In a recent blog, I contended that: (i) Better Place (BP) had an essential flaw in its approach because it underestimated Li-ion battery technological development; and (ii) better batteries would make costly battery-swap stations such as the ones envisioned by BP both meaningless and out of focus.
Subsequently, in a series of replies to comments on my piece both on EVWorld.com and LinkedIn.com, I argued that: (iii) Elon Musk never bought the swap idea betting on supercharging instead; and (iv) vertical integration gave Tesla (NASDAQ:TSLA) a major advantage over its competitors, permitting it to learn by doing.
By the time I was writing my blog, I had no knowledge of Musk's swap idea. This gave rise to some misleading comments on my part. After Tesla's demonstration of its battery exchange scheme last week, I need to make the following clarifications and complementary remarks:
First, BP's approach was flawed not only because it underestimated Li-ion battery technological development but also because it originated as a commercial idea, not a production one. It has been known that Shai Agassi's swap system was based on a previous concept developed by Musk a few years ago. What appears to be astonishing is that both the Roadster and Model S may already have the swap capability incorporated.
This means that in its original production design Tesla included two key factors, both of which aimed at extending the range of its vehicles: One, a supercharging mechanism that implied development of better batteries with this kind of capability and two, a swap system that was indeed a sort of ace under Musk's sleeve.
By contrast, Agassi's approach rested essentially on the notion that EV owners shouldn't own the battery whose rental would constitute BP's main source of income and profit. The question then was whether owning an EV without a battery made any sense. And, as it turned out, it didn't, since it at most meant an eternal dependence on BP, something not too many car owners were willing to take. In this connection, it seemed much more reasonable to devise a complete leasing scheme (of EVs, including their corresponding batteries), which is in fact now being offered by a number of auto makers at the marketplace.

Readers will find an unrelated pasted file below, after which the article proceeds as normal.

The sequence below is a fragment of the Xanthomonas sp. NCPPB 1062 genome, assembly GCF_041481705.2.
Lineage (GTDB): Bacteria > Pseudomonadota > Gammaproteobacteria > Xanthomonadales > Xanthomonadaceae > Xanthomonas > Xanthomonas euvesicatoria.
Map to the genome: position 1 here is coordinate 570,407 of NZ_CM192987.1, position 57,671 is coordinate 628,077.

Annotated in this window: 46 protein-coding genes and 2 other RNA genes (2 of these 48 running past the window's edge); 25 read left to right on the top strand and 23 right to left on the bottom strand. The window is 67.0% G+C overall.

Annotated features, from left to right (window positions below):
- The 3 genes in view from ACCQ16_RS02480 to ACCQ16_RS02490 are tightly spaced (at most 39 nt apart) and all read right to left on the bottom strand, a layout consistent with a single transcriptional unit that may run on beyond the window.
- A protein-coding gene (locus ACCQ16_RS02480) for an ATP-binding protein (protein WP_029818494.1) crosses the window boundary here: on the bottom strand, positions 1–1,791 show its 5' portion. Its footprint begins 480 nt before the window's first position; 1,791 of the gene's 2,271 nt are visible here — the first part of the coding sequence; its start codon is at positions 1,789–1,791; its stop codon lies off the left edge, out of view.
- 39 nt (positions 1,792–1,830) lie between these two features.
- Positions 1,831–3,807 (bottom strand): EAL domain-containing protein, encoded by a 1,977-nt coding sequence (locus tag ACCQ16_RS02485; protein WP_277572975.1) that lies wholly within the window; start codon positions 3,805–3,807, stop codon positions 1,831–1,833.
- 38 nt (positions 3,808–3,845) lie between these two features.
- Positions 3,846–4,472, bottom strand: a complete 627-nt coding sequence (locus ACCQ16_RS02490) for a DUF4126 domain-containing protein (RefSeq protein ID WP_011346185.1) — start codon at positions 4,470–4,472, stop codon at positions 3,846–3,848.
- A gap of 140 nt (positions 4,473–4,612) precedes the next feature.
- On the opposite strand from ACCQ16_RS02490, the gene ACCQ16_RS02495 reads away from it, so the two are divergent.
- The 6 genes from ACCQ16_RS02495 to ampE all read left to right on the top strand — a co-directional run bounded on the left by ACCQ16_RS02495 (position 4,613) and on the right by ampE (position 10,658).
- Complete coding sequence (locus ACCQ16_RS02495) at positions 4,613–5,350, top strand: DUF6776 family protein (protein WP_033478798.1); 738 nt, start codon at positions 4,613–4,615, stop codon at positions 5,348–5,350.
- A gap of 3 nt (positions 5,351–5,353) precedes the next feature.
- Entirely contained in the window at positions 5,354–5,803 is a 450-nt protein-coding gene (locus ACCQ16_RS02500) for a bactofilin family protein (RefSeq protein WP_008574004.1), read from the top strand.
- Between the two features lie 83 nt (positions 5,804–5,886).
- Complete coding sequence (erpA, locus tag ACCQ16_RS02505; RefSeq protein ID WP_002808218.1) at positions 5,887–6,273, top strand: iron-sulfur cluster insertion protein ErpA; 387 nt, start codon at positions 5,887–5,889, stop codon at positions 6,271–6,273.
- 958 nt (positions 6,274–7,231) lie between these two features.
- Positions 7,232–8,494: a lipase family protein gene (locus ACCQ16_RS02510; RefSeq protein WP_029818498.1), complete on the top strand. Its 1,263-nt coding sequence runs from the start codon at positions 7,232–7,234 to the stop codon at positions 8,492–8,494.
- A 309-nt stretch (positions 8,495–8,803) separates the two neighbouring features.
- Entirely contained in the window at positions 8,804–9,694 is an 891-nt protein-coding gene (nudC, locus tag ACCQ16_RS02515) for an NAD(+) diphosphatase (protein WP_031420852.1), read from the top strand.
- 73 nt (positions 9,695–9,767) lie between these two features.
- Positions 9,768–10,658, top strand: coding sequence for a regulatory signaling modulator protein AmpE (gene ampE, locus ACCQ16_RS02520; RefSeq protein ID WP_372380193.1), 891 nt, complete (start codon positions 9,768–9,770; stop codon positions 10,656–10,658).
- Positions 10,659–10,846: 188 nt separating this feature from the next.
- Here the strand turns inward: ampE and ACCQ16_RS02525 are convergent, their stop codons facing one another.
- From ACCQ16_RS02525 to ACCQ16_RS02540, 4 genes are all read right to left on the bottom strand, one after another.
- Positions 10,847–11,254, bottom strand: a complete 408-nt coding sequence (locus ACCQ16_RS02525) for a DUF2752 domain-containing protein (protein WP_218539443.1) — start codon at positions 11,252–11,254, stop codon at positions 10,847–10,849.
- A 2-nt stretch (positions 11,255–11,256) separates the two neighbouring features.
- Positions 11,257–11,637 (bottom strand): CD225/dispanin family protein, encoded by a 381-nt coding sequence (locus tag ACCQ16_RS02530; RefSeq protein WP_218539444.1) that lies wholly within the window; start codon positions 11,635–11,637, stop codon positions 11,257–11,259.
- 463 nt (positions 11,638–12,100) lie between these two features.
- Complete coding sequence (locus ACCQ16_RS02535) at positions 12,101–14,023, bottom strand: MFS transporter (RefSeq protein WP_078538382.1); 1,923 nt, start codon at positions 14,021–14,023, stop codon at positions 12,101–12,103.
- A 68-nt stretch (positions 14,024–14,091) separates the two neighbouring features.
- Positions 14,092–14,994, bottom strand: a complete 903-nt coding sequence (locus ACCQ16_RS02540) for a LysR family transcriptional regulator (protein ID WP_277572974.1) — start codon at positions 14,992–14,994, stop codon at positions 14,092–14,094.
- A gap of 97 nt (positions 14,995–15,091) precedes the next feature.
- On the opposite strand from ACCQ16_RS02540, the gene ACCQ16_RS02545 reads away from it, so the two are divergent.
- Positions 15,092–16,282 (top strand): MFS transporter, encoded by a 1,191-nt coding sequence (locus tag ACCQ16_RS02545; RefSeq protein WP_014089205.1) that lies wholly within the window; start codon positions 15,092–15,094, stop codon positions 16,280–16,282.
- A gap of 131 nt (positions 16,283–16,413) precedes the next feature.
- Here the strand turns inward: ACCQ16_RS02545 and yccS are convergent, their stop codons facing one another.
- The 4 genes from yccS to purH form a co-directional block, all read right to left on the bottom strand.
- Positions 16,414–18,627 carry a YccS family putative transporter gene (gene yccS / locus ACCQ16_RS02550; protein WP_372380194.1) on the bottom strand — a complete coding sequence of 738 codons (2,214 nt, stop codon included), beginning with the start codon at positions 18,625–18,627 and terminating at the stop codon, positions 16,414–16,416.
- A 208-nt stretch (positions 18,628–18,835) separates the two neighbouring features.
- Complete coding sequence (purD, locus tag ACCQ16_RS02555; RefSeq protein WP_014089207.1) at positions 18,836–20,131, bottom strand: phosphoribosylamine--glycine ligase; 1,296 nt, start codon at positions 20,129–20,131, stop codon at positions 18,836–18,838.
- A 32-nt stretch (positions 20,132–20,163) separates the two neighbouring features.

Another point worth mentioning in relation to BP's system is that the range of the electric car on which it relied (100 miles) was much more limited than that of Model S (250 miles). Here potential car owners got the impression that the cars they were partially acquiring were only a second-best solution to the oil problem.
Lastly, because supercharging was never part of Agassi's idea, BP couldn't offer it for free while charging a fee for swapping, like in the Tesla approach. The possibility of choice in Tesla's system is definitely an appealing way to attract customers, something missing in BP's. Nevertheless, supercharging will eventually go wireless and, to the extent that this revolutionary mechanism evolves and becomes widespread, it will most likely start displacing swapping as well. Note that wireless charging is already available for the Leaf and Volt cars.
Second, I maintain my point that better batteries would make $500,000 swap stations both meaningless and out of focus, but of course, we will have to wait a while to see real breakthroughs in the advanced energy storage sector. In the meantime, Tesla's swap mechanism is likely to succeed provided its business plan ensures an adequate return on investment in the next 8-10 years, the approximate time required for commercialization of different kinds of metal-air batteries that will also make supercharging, wireless charging and swapping (altogether) obsolete. In this context, Tesla should target its swap scheme toward potential geographical areas in the US, which have been seen resistant to change due to drivers' range anxiety.
Third, in my presentation for the Graphite Conference held in December 2011 in London, I argued that to understand the then difficult financial situation of a number of battery makers, we needed to look at the Li-ion battery value chain.
Following Te Velde (2006), the value chain approach not only involves the process-interlinked material and information flows as well as their spatial distribution, but also the relationships among chain actors insofar as cooperation, control and power. There are lead firms and lead agents that exert a leading and coordinating position within the chain and are able to set parameters in the entire chain. They are capable of controlling and coordinating other parts of the value chain.